Gen Zers are feeling the pressure to keep up with body trends perpetuated by celebs and social media. Earlier this year, the American Academy of Facial Plastic and Reconstructive Surgery found out that in 2022, 75 percent of plastic surgeons saw a spike in clients under 30. Doctors say that as life moved largely online during the pandemic, people became unhappy with the way their faces appeared on their computer cameras and decided to get some tweaks. They refer to this movement as the "Zoom boom."
For Gen Zers, social media is another force pushing body trends, particularly on TikTok, where young women make up the vast majority of users. And now, "body checks" have taken off on the app, where users zero in on the thinness of a particular body part. A student-led high school publication called The Bird Feed did a deep dive into body checks and found out that the app's algorithm feeds body check content to teenagers' For You pages, causing users to put unrealistic expectations on themselves.
It's not just TikTok, though. Last year, internal Instagram data showed that the app was harmful to teen girls' mental and physical health, directly making them feel worse about their bodies. And secretiveness around beauty standards has toxic effects. Just last year, after a slew of starlets became unaccountably thinner, reports came in that many folks in Hollywood were taking the diabetes drug Ozempic, which causes rapid weight loss. Very few celebrities have admitted to using it and instead nod to new diets and workout routines, which are also damaging. The extreme weight loss trend, plus the '90s aesthetic coming back into style, has made way for countless "thin is back" headlines.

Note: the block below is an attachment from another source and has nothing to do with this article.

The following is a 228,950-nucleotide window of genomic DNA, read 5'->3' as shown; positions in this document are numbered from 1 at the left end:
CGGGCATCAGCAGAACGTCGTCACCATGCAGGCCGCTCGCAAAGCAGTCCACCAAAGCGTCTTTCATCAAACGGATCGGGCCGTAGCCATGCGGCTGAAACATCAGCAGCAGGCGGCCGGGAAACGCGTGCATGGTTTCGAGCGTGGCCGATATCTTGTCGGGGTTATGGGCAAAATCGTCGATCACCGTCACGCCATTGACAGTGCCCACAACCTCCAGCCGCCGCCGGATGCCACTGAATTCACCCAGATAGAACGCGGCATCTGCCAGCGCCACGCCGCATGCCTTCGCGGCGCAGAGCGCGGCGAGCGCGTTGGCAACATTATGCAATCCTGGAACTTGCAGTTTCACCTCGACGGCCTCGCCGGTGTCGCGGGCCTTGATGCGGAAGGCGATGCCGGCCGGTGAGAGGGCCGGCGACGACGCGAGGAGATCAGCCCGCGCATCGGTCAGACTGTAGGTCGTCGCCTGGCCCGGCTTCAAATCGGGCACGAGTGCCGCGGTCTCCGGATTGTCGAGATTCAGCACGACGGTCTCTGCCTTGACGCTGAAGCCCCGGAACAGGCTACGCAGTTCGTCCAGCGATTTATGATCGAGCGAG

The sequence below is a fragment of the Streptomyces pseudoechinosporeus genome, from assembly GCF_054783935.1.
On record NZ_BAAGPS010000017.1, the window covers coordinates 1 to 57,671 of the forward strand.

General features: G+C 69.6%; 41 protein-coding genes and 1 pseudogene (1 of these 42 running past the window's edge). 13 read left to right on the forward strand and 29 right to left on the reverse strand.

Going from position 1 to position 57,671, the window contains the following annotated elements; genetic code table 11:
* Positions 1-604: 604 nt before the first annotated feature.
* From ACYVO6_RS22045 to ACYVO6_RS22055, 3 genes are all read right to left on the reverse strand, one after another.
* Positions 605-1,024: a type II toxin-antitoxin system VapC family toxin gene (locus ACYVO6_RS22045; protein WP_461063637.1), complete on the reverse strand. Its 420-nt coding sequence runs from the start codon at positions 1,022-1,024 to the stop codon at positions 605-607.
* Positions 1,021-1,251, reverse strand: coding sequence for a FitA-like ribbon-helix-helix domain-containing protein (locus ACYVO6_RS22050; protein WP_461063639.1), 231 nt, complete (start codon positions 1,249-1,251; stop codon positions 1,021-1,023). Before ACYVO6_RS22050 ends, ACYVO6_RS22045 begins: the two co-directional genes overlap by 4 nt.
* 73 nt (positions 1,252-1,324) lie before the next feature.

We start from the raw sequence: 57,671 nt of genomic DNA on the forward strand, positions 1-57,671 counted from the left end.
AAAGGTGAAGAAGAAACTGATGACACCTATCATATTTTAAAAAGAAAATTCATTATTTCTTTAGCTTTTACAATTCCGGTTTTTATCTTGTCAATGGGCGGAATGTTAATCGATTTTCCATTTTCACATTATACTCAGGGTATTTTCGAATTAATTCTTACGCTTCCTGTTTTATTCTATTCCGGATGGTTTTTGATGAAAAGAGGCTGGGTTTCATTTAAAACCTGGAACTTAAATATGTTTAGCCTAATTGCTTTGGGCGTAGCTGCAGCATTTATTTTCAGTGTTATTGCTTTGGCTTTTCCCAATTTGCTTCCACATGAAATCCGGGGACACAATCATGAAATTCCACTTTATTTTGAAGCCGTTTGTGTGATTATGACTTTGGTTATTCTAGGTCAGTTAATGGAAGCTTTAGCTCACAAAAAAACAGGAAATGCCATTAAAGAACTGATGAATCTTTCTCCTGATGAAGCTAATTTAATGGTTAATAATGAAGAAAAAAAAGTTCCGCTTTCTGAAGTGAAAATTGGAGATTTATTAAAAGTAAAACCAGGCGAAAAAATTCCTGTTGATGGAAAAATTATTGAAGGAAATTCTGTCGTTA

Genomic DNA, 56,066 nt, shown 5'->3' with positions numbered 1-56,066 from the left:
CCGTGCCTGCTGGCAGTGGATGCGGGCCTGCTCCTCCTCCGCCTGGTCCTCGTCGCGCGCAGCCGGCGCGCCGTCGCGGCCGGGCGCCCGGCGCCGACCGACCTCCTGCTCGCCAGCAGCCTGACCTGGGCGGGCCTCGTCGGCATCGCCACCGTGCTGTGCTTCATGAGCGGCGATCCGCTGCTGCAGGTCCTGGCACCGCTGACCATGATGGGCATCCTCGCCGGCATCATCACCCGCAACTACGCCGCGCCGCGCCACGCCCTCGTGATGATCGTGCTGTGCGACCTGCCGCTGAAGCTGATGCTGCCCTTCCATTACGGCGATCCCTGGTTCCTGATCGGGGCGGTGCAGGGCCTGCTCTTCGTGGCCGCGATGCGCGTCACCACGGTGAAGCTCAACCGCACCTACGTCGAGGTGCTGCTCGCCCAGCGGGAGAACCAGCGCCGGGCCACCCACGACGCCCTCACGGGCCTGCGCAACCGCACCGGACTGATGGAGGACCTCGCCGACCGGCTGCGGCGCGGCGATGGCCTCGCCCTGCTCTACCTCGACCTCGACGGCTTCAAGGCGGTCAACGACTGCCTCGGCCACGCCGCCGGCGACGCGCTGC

Buccal fat removal was the most headlined surgery of 2022, in Hollywood and beyond. This shift also ushered in the end of the BBL era, the surgery popularized when curvier figures were in style. Influencer ProblematicFame spreads awareness of how social media impacts beauty standards. They told MTV News, "It's not through the beauty brand that you're partnering with. It's not through the vitamins, the gummies, the flat tummy tea, the cleanse. It is often through cosmetic procedures that these idealized looks are achieved and maintained. That's where it's a social responsibility issue, where celebrities and influencers need to be aware of who they're influencing, who is watching, and oftentimes, a good chunk of that audience is young, impressionable girls and women who are looking to see what it takes in order to be valued, to be respected, to be confident, and to be worthy of love."
Recently, some celebrity women have expressed regrets and/or warnings about cosmetic procedures. Bella Hadid told Vogue that she had a nose job at age 14, which she regrets. Last year, Cardi B got her butt injections removed and warned fans not to get them because of their serious complications they can cause. And last week, Blac Chyna documented getting her butt shots removed, along with some other surgical removals. But there are also plenty of celebs, like Chrissy Teigen, Dolly Parton, and Kaley Cuoco, who love their work.
Listen, I'm like anyone else. I want to look good. I want to be fashionable. I have insecurities. And I think that people have the right to make choices about their bodies. But the problem here is that body trends are moving at the speed of light. If our decision-making tries to keep up with social media, and our self-worth is dictated by an app that favors toxic content, we could really hurt ourselves.